Many people have big concerns about the health condition, so they turn into fat-free, low-calories ad sugar-free options. In the past decades, diet soda has become quite popular as people are trying to cut down on their sugar intake. Younger girls seek to stay slimmer and they have been indoctrinated into choosing any diet-related products that may contain near zero calories. Parents and friends may encourage young girls to “maintain their figure”, which causes them to find any alternative way. There’s a general consensus that diet soda is better for you, compared to regular soda. However, the market seems to be plagued by misinformation and rumors about diet soda.

Aspartame is the common type of zero calorie sweeteners and it’s found on thousands of products around the world, including beverages, foods and pharmaceutical products. Limited uses of aspartame started in 1981, after approval by FDA, beverage uses in 1983 and general food uses in 1996. Over the past few years, we are seeing a huge surge in popularity of aspartame in the food industry. Its popularity is boosted by the desire of many people to eliminate the consumption of sugar. Based on FDA’s standard, the acceptable daily intake is around 50mg per kg of body weight. It means that a 70kg male should consume no more than 3500mg of aspartame each day. This translate to about 20 cans of diet soda each day. Although direct health risks of aspartame is not yet confirmed, tests on lab rats showed that aspartame correlates to higher incidences of mammary tumors, leukemia and lymphoma. It appears that regular consumption of 2,000 parts per million can increase the risk of cancer to about 30 percent. This is equal to 60kg adult drinking 12 cans of diet soda each day.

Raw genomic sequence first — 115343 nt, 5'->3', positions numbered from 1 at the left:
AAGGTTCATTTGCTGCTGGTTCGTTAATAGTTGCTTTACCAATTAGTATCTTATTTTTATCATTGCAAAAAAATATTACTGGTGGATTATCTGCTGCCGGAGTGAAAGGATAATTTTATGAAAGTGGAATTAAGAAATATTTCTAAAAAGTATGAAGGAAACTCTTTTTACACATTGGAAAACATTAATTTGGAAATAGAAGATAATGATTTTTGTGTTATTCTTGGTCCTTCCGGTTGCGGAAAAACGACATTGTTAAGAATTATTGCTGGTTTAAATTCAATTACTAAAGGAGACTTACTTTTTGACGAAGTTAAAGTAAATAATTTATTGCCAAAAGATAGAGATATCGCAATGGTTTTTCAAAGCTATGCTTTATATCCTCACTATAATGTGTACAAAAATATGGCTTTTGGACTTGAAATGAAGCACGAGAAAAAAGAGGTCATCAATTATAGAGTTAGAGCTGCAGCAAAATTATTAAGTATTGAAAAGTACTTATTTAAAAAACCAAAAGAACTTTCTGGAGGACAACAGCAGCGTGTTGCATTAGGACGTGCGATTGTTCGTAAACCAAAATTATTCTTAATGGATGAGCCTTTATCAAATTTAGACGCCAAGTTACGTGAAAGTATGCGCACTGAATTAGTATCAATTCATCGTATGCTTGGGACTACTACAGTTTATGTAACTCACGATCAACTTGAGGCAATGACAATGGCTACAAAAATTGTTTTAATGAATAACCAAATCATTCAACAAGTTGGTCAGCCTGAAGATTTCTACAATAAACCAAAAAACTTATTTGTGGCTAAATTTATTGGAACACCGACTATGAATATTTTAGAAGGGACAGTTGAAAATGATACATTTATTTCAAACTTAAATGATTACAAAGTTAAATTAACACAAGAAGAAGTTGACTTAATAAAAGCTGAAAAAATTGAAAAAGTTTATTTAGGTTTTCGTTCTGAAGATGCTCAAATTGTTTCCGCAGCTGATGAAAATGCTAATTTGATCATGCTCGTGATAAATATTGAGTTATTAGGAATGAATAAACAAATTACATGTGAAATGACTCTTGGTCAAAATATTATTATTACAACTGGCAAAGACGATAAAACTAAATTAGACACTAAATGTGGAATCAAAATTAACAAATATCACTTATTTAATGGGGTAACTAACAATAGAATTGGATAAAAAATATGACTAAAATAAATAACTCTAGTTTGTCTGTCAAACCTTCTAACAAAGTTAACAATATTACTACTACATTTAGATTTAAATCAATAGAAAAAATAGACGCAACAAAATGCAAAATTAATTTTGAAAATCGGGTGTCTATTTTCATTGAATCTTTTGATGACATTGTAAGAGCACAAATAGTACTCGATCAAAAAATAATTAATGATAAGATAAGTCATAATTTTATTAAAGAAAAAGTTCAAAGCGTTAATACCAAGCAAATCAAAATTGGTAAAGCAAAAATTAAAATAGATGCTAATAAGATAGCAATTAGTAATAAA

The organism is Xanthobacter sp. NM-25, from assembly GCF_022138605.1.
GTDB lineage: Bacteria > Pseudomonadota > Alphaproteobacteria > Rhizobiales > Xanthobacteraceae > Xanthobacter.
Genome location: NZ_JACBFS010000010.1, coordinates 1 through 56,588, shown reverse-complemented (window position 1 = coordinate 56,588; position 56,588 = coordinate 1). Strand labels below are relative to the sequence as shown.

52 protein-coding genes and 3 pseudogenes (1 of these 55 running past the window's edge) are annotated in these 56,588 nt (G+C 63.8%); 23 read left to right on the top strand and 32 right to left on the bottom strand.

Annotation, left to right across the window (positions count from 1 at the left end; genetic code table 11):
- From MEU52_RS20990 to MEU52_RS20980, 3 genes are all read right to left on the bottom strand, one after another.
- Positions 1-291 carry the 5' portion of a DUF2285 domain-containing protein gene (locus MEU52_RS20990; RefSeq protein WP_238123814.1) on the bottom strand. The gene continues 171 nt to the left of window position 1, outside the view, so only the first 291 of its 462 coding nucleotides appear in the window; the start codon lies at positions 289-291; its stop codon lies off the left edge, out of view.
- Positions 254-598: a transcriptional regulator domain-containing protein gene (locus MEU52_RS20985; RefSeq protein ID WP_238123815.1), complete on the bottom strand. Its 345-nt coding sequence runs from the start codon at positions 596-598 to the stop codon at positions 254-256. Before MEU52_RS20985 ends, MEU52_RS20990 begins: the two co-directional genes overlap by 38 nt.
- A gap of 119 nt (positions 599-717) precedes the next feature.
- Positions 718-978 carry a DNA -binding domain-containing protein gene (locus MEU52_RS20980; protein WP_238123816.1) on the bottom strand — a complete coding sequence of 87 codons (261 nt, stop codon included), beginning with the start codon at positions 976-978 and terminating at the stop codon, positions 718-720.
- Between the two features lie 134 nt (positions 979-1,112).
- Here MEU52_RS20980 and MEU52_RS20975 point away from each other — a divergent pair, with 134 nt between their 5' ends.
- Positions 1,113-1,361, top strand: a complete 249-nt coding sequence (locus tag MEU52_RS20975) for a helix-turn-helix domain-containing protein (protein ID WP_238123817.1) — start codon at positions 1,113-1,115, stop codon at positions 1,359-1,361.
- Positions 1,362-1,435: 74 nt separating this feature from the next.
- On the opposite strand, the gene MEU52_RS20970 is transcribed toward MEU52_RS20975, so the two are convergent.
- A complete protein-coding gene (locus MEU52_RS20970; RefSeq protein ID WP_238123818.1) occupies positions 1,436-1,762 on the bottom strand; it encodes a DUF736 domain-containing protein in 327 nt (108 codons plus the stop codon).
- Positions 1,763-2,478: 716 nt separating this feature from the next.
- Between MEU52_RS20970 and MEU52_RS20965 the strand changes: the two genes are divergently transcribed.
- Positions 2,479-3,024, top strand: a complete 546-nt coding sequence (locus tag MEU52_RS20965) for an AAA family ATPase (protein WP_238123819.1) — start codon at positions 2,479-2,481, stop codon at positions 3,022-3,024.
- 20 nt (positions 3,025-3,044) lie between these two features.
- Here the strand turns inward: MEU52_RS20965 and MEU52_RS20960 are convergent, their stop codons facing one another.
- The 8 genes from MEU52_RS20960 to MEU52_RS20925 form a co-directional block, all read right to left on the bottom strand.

Sodium benzoate is a common substance used as preservatives in canned beverages and other food products. To reduce sodium content, potassium benzoate may be used instead. However, both benzoates will react with Vitamin C (ascorbic acid) under certain conditions to produce benzene, which is a potent carcinogen. FDA maintains that there’s no direct health risk from putting both benzoates and ascorbic acid together into a product. However, it is clear that sunlight and higher temperature may trigger the reaction inside the cans of diet soda.

Diet soda is primarily made of carbonated water. Although it’s just plain water with infused carbondioxide, there’s still slight health risk. It has been proven that carbonated water erode teeth 100 times faster than plain water. Caffeine can also be found inside some diet soda products. Normal adults should consume no more than 300mg of caffeine. Excessive intake of caffeine may cause high blood pressure, restlessness, irritability and headaches. Caffeine is among the most abused substance in the world and many people are practically addicted by caffeine. It can make us feel energetic, especially during busy times in workplace.

Based on the above facts, it is quite clear that there are many potential hazards of consuming diet soda regularly. In the end, plain water is still the best to hydrate your body, along with tea and real fruit juice.